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Burlington CAO Jonathan Leopold To Resign, "Regrets" BT-Related "Difficulties" 

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Jonathan Leopold, Burlington's chief administrative officer — and a powerful force in City Hall since Bernie Sanders was mayor — announced today that he will resign in June.

In a letter to Mayor Bob Kiss, Leopold (pictured) cites "serious health problems" resulting from a 2007 car accident as the main reason for his departure. He also acknowledges his highly criticized role in the Burlington Telecom scandal, saying he doesn't want his presence to "polarize" Burlington any further.

"I regret the difficulties the city has faced as a result of the BT controversy and I hope the city is able to resolve these issues," he wrote.

(Full text of Leopold's resignation letter below).

In a press release, Kiss stated that he has accepted Leopold's resignation "with regret" and thanked him for his "hard work and personal commitment to the City throughout his career."

Kiss credits Leopold with management of the budget that resulted in "5 straight fiscal years of a level general services tax rate and an increase in the City’s undesignated reserve fund from $75,000 to over $5 million. Jonathan has also built a strong management team in the Clerk-Treasurer’s Office which will ensure a successful transition,” Kiss said in the statement.

Leopold came under serious pressure after revealing in 2009 that the city had loaned $17 million to prop up struggling Burlington Telecom — a violation of the utility's "certificate of public good" issued by the state.

Photo by Jordan Silverman

(Background: Click here to read Kevin Kelley's 2007 cover story "King Leopold." Click here to read Kevin Kelley's March 2010 cover story "City on Wire" about the BT fiasco. Click here to read Shay Totten's wrap-up of BT's very bad, no good 2010.)

As the fallout from that improper loan snowballed, Leopold resisted calls for his ouster and suspension by angry city councilors and a ballot initiative that would have let Burlingtonians vote on whether to fire him. More recently, Leopold was denied immunity by the Vermont Supreme Court in a citizen lawsuit that seeks to recover the $17 million loaned to Burlington Telecom.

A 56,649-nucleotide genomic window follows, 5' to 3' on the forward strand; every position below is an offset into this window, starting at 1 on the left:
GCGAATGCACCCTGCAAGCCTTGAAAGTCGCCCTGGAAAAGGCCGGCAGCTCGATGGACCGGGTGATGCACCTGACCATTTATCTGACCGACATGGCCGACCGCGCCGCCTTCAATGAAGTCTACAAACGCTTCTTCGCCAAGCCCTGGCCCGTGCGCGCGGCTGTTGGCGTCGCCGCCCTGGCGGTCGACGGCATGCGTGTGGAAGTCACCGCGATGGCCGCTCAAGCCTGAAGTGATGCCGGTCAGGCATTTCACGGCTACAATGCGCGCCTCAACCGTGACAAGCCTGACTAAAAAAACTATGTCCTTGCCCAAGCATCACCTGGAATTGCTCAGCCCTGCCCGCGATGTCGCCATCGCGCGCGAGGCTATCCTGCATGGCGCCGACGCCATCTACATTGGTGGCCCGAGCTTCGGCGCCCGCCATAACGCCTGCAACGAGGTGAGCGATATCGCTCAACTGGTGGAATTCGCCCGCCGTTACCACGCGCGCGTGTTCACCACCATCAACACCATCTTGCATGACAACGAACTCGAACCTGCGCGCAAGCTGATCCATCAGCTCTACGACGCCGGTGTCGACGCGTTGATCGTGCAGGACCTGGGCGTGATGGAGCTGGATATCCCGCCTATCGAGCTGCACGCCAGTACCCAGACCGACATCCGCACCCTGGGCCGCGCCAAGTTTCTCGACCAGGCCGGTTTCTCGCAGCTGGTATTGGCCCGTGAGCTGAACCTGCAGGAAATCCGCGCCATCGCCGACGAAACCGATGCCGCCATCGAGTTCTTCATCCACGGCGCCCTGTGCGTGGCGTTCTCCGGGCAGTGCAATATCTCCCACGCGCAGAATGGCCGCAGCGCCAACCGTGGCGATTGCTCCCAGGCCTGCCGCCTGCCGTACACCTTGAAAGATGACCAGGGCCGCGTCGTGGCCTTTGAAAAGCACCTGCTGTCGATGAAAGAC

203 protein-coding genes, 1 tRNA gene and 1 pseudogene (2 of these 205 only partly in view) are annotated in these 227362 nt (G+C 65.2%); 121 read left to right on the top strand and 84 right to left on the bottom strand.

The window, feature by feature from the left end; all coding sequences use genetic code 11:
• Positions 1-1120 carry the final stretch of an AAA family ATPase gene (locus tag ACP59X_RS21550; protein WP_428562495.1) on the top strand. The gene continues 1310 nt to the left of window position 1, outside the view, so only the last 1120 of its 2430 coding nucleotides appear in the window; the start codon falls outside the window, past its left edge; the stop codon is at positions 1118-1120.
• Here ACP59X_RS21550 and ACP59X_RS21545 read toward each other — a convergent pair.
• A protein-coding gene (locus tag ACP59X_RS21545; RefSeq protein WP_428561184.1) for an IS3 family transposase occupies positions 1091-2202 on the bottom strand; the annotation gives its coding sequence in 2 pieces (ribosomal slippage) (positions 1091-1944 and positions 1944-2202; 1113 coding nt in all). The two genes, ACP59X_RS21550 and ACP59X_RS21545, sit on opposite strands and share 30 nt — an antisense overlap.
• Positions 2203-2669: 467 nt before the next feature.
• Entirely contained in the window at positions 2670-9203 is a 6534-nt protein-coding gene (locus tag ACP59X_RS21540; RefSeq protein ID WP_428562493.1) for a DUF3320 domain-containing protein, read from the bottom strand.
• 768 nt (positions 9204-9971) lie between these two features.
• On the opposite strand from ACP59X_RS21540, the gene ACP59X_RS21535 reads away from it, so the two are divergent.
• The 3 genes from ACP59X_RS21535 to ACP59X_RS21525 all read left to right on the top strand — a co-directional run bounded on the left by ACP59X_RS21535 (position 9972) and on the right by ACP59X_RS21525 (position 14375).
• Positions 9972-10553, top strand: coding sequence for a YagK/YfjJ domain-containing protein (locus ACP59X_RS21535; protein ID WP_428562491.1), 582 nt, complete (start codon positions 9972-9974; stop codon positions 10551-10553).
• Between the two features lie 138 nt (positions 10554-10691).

In his resignation letter, Leopold admits he could have handled the BT issue better.

"In hindsight, I believe that that we could have made a more complete disclosure of the violation of Condition 60 when we first learned of it in November 2008," he wrote. "That resulted in an unfortunate division within the city. I believe it is time for Burlington to come together and move forward. I do not want my continued role as Chief Administrative Officer to polarize the city further or hinder progress in addressing the challenges of the future."

Here's the full text of Leopold's letter of resignation:

April 13, 2011  

Dear Mayor Kiss:

After considerable thought, I have decided to resign my position as Chief Administrative Officer for the City of Burlington.  Thus, I request that you not nominate me for re-appointment this June. 

As you know, I have had serious health problems the past three years arising from a car accident in 2007.  It has been challenging and difficult to recover and also fulfill my responsibilities as Chief Administrative Officer.  We have strengthened the management of the Clerk/Treasurer’s Office this year and I feel that it is time to pass the baton to new leadership.

I have been committed to and worked for our community for nearly 30 years.  I have strived to do my best to serve and protect the City's interests and am proud of the success of this administration to address the challenges the City faced in 2006.  We have rebuilt the City’s financial reserves, maintained a stable tax rate, improved the status of the retirement system, repaved City streets, strengthened Burlington’s energy sufficiency and improved City services and programs.  I truly love Burlington and want to assure that it continues to prosper.

Over the past several years, these successes have been overshadowed by the Burlington Telecom controversy.  As you have stated many times, BT is an extraordinary asset that will serve as a foundation of a vibrant economic future for the City.  The City’s efforts to overcome the financial and legal problems have been daunting but worth the effort.

I regret the difficulties the City has faced as a result of the BT controversy and I hope the City is able to resolve these issues. In hindsight, I believe that we could have made a more complete disclosure of the violation of Condition 60 when we first learned of it in November 2008.  This has resulted in an unfortunate division within the city.

I believe it is time for Burlington to come together and move forward.  I do not want my continued role as Chief Administrative Officer to polarize the City further or hinder progress in addressing the challenges of the future.  I will work with you to develop a sound budget for FY 2012 and to provide a smooth transition

I greatly appreciate the opportunity you provided me to serve the City again.  It has been an honor to work with you and the many fine City employees.  Your confidence and support has been sustaining.  I wish you and the City well and ask that you accept my resignation effective July 1, 2011.

Sincerely,

Jonathan P. A. Leopold, Jr.

Chief Administrative Officer

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Andy Bromage

Andy Bromage

Bio:
Andy Bromage was a Seven Days staff writer from 2009-2012, and the news editor from 2012-2013.

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